How a shark attack victim in California survived

How a shark attack victim in California survived June 5, 2024

A forty-six-year-old man was swimming at a popular California beach last Sunday when he was attacked by a shark. He punched the predator on the nose, then fellow swimmers rescued him. He had bites to his left hand, left arm, and torso, but his injuries are not life-threatening.

Now consider his story as a spiritual parable. We don’t face sharks of the soul, but we do face an adversary who “prowls around like a roaring lion, seeking someone to devour” (1 Peter 5:8). When Satan attacks, the swimmer would teach us to do two things: Fight back and get help.

Stated biblically: “Resist him, standing firm in your faith” (v. 9). At the same time, trust that “the God of all grace, who has called you to his eternal glory in Christ, will himself restore, confirm, strengthen, and establish you” (v. 10).

This week we’re exploring ways to respond redemptively to Pride Month and the rising cultural opposition of our day. We have learned first to see our opponents not as our enemies but as victims of a secularized culture and Satan’s deceptive attacks, and then to be the change we wish to see through a transforming daily experience with God’s Spirit.

Today let’s become a bit more militant in fighting our spiritual adversary. What does “resist him, standing firm in your faith” mean for us today?

A disturbing new report

This morning’s Daily Article is motivated by two factors.

The first is a disturbing new report that 40 percent of British Christians prefer not to disclose their religious beliefs. No wonder Christianity is declining precipitously in the UK, we might say.

But what about America, where evangelicals are the largest religious demographic?

On our side of the pond, 52 percent of Christians believe that encouraging someone to change their beliefs is “offensive and disrespectful.” And two-thirds of American Christians say they are not familiar with “methods for telling others about Jesus.” No wonder Christianity is declining precipitously in the US.

A doctor’s very personal question

The second factor is a personal experience I had yesterday.

My mother died sixteen years ago of colon cancer that metastasized to her lungs. As a result, I have been screened regularly for the disease, including a colonoscopy yesterday afternoon. I’ll spare you the details but tell a related story to make my point.

My mother was diagnosed with the disease when we were pastoring in Midland, Texas, and continued treatment for it while we pastored in Atlanta, Georgia. When we moved to a pastorate in Dallas, Texas, she and I met with a gastroenterologist who would take over her treatment. Even though she had been through surgery and was undergoing chemotherapy, when we met with the doctor, he did not begin our conversation with her.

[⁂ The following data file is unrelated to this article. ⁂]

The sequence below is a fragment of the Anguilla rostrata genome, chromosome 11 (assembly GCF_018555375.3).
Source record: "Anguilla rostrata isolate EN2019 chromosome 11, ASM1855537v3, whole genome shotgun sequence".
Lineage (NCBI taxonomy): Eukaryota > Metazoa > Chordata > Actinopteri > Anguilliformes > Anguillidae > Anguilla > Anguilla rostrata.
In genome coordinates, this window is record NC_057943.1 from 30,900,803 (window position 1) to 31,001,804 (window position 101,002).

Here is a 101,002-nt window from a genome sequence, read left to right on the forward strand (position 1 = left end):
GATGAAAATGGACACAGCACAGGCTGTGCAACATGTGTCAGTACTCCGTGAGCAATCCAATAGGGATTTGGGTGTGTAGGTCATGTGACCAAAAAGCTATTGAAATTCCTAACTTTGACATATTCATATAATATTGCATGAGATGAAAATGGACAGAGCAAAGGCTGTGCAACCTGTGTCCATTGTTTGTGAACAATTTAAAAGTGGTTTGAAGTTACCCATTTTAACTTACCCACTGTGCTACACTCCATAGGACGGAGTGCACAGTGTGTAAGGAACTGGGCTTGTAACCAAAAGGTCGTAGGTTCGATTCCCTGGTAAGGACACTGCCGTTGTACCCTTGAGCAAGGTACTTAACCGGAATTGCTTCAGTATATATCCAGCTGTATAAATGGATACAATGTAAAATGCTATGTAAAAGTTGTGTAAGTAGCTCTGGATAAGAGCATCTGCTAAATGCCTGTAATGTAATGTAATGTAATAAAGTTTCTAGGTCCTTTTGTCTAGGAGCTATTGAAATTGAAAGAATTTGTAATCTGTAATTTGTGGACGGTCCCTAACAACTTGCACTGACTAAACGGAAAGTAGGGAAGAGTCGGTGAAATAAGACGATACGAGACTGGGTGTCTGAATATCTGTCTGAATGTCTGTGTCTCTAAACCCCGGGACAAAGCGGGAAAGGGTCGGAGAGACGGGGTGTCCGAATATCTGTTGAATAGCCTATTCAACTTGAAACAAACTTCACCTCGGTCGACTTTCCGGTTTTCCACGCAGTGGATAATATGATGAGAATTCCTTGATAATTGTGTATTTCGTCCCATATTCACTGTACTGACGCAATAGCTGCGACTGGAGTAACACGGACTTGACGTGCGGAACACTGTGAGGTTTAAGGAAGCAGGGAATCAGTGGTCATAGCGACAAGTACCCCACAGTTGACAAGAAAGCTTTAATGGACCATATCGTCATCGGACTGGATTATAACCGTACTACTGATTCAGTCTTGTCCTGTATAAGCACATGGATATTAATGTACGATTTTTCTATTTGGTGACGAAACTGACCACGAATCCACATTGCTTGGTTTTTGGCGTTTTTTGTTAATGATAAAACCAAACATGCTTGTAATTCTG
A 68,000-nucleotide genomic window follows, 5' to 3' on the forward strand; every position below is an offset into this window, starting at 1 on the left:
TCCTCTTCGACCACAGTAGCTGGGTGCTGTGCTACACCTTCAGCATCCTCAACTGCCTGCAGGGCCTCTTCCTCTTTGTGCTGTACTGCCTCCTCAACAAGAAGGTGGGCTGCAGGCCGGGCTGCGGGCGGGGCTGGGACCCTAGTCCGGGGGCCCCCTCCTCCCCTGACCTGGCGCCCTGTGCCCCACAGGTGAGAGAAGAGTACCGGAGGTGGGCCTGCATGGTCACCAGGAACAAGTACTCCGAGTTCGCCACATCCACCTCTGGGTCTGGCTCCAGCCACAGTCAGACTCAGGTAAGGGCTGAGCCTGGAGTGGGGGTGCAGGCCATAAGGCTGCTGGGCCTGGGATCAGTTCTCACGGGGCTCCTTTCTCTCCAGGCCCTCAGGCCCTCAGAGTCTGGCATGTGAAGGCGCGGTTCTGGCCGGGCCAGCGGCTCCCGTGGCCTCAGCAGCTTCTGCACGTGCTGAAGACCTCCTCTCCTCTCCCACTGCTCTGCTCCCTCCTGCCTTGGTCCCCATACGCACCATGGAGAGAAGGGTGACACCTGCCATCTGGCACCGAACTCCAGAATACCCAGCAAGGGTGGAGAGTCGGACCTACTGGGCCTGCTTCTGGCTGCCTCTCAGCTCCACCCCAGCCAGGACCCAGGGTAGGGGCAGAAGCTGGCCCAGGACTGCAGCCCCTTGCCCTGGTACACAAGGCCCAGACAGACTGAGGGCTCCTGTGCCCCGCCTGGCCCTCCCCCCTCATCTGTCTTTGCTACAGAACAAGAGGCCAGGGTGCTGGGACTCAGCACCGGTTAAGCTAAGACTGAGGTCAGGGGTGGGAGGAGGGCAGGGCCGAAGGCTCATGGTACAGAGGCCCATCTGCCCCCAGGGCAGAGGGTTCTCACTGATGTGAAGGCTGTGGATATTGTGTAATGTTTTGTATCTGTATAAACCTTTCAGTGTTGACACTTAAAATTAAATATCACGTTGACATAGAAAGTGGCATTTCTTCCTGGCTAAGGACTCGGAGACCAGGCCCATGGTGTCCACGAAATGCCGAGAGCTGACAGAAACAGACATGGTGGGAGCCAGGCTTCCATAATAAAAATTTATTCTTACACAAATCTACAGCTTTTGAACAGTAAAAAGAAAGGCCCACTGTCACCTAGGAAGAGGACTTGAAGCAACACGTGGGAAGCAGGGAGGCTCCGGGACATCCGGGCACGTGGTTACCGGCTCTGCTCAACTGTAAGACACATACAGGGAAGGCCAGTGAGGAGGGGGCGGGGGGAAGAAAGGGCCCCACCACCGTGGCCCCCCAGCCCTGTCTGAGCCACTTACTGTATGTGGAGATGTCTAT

Instead, he turned directly to me and asked me the date of my last colonoscopy. When I told him I had never had one, he strongly insisted that I schedule one before leaving his office. Only then did he turn to my mother to begin planning her treatment regimen.

That doctor could have assumed that I understood the familial risks of colon cancer and that I would schedule a personal colonoscopy. He could have worried about offending me by confronting me directly. But he cared enough about me to reject the former assumption and to take the latter risk. And I will always be grateful.

When I have taught on cultural engagement and evangelism at various seminaries over the years, I often say to my students: “You don’t want to stand next to a lost person before God, hear them condemned to hell, have them turn to you and ask why you didn’t share the gospel with them, and have to say, ‘I didn’t want to offend you.’” (I don’t know that we’ll actually face such a scenario before God’s judgment, but you understand my point.)

What Francis of Assisi never said

You may have heard the Francis of Assisi quote, “Preach the gospel at all times. When necessary, use words.” But there are two problems here.

First, Francis never said this. He was actually a very persuasive preacher along the lines of Jonathan Edwards or Billy Sunday.

Second, it is always necessary to use words.

Paul asked: “How then will they call on him in whom they have not believed? And how are they to believe in him of whom they have never heard? And how are they to hear without someone preaching?” (Romans 10:14).

To become a Christian, a person must first understand that Jesus died to pay for their sins, ask him to forgive them for these sins, and trust in him as their Lord and Savior. None of that can be comprehended apart from words. Good examples and deeds, while excellent precursors, are not sufficient to communicate this propositional truth.

How Ronald Reagan would speak with an atheist

Ronald Reagan died on this day twenty years ago. Of all his brilliant quotes, this one seems appropriate for our conversation today:

“Sometimes when I’m faced with an atheist, I am tempted to invite him to the greatest gourmet dinner that one could ever serve, and when we have finished eating that magnificent dinner, ask him if he believes there’s a cook.”

Whom will you introduce to the Cook today?

Wednesday news to know:

Quote for the day:

“Fight the good fight of faith, and God will give you spiritual mercies.” —George Whitefield

Browse Our Archives